[Clam-devel] TypedControls: asking for advice and opinions

Pau Arumí parumi at iua.upf.edu
Sat Jun 28 08:51:20 PDT 2008

On ds, 2008-06-28 at 00:29 -0300, Hernán Ordiales wrote:
> On Fri, Jun 27, 2008 at 6:50 AM, Pau Arumí Albó <parumi at iua.upf.edu> wrote:
> [snip]
> > Yep! this is a conceptual problem.
> > With typed controls (or ports) the GetInControl(...) interface should
> > not be used by client classes.
> > One should only use typed controls in three ways
> >      * From within the concrete class: _myOutControl.Send(myObject);
> >      * Connecting out->in ports from two processings.
> >      * From outside the class (a client class) :
> >                OutControl<Foo> controlSender;
> >                controlSender.LinkTo( targetProcessing.GetInControl(..) );
> >                controlSernder.SendControl( foo );
> >
> >                I'm writing by heart, so not sure about the interface.
> >                LinkTo, etc.
> >                Note that the LinkTo can launch an exception -- which is
> >                something wanted.
> >
> > Does it makes sense to you?
> Yep, very thanks!
> But for client classes this does not add too much overhead? 3 lines of
> code when were only 1 and a bit less intuitive. And maybe a bit
> confusing, since i see the code more clear if all the outcontrol
> members are "processing's outcontrols" , if the user end up defining a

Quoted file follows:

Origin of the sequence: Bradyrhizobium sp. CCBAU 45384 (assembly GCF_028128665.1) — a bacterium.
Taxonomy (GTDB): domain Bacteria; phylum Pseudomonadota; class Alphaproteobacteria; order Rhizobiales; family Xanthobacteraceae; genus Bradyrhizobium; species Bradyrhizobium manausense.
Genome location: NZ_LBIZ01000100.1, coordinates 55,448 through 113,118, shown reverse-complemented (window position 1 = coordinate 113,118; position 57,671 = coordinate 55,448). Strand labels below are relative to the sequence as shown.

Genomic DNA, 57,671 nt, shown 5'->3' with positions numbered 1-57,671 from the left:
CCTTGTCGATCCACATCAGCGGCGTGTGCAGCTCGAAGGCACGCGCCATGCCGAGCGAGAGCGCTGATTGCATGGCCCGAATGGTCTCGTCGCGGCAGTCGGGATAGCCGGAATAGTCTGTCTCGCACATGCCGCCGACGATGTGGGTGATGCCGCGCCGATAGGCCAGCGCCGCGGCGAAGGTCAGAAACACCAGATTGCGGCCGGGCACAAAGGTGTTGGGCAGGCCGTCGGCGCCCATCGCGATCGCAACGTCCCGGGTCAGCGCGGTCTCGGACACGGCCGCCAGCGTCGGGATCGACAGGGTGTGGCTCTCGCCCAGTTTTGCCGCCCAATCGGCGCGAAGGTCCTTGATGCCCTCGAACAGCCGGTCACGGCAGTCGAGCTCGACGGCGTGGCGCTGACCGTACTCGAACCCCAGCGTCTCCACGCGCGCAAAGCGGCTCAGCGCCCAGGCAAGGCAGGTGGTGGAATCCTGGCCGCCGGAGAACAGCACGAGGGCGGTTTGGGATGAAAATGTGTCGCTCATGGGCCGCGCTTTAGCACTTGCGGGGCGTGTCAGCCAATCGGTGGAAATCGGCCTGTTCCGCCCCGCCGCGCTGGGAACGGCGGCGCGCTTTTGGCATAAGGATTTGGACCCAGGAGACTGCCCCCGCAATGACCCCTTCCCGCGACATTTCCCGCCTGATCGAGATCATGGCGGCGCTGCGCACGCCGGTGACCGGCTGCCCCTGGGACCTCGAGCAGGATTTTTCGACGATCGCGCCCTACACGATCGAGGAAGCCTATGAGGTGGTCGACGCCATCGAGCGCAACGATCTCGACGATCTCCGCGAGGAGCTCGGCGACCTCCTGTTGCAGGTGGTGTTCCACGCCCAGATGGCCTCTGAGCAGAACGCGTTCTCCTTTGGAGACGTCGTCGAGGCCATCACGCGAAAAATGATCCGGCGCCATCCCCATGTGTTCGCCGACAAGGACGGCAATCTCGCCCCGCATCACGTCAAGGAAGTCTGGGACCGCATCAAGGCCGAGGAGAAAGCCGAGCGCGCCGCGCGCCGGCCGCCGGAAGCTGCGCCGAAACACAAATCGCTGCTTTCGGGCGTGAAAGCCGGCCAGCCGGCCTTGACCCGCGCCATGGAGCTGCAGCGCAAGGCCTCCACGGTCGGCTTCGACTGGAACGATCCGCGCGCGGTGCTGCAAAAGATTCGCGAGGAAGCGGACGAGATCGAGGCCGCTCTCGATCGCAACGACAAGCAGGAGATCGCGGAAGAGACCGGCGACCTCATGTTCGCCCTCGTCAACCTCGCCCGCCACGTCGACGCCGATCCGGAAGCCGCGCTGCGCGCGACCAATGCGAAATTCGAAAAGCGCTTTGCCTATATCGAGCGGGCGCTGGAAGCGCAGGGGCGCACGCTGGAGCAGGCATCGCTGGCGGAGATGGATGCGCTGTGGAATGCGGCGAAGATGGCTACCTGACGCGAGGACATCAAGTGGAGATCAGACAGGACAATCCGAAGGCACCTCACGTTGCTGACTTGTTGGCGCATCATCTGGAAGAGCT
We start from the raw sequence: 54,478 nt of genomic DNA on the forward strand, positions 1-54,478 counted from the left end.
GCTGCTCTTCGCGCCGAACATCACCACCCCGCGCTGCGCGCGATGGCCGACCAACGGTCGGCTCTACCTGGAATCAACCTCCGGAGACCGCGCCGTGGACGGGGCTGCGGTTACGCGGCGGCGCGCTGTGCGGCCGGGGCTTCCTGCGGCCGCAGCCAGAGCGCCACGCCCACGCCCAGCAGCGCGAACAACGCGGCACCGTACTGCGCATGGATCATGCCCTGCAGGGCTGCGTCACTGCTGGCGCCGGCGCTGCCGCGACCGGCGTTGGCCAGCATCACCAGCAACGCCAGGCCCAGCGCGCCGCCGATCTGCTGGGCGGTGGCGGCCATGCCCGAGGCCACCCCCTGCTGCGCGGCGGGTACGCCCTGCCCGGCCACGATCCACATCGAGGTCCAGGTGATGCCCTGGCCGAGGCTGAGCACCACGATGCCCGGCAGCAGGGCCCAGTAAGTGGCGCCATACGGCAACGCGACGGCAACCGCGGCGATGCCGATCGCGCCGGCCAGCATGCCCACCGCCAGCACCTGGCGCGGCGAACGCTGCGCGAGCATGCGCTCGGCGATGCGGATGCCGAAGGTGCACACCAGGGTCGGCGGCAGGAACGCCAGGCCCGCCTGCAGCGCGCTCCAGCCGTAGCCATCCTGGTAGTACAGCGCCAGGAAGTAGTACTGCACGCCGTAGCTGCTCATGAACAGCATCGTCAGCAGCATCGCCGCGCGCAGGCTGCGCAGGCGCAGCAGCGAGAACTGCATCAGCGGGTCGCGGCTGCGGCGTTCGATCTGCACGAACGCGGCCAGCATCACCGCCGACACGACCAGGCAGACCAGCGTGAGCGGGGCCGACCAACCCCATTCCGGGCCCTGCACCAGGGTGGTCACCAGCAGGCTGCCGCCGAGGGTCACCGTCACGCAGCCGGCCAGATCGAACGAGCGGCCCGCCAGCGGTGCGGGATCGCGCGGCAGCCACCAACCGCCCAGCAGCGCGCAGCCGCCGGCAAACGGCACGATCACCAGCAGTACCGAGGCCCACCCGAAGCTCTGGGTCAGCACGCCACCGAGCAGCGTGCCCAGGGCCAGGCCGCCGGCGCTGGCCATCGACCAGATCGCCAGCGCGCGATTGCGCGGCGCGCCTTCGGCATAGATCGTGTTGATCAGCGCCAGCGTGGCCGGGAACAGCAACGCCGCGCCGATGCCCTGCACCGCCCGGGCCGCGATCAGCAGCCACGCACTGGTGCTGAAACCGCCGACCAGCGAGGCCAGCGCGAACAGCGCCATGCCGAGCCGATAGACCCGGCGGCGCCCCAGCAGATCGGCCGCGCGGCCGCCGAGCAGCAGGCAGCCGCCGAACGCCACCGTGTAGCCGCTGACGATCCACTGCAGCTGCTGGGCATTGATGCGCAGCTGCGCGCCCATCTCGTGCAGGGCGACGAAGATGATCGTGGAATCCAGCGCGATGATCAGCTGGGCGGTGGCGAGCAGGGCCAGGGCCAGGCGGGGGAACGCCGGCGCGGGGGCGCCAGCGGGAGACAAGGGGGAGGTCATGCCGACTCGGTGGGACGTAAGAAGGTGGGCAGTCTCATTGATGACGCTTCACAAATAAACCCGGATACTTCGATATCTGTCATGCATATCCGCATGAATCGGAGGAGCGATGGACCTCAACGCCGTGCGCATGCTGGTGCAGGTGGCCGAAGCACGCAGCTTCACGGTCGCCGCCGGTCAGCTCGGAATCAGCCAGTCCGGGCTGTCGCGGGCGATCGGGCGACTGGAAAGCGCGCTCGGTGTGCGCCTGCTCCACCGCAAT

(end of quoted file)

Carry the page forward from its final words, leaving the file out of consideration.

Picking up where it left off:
> control sender as a class member to manage the issue of sending events
> to one of its internal processings (for example to avoid the
> instantiation in every Do(), ok is not needed and could be unsuggested
> but i think many people will end up trying/doing this in a first
> approach).
> cheers

I guess this use case of "getting an in port and sending a control"
happens only in Processing Composites. Which I believe are not going to
proliferate once (hopefully soon) we have Composite Networks (aka
Networks as a Processing, aka Dynamic Composites).

In those scenarios I see 4 options:

1- break encapsulation, making the concrete incontrols public. e.g.

2- the solution I proposed before: using "private" out controls
connected to the inner in control. As you say, they should preferably be
members, and connected once.

3- hide the declaration of the private out control and the connection,
in a free function. This function should be in some general header like
Processing.hxx. An example:
SendFloatControlTo( myProcessing, 1, 3.0); 

4- Add a "backward compatibiliby" method to the Base InControl class,
like this:

I'd do 3:

4) makes the API dirty and promotes bad code: don't like it.
2) is a good solution, but converting existing code to this is
potentially dangerous, because we need to manage the connection life
3) have certain, but very small, overhead (doing the link each time) but
it is a safe transition and the user code is clean. i like this option.
1) IMO, making parent processings to know the details of its children is
a forgivable sin. But its more laborious than 3).

What do you think?

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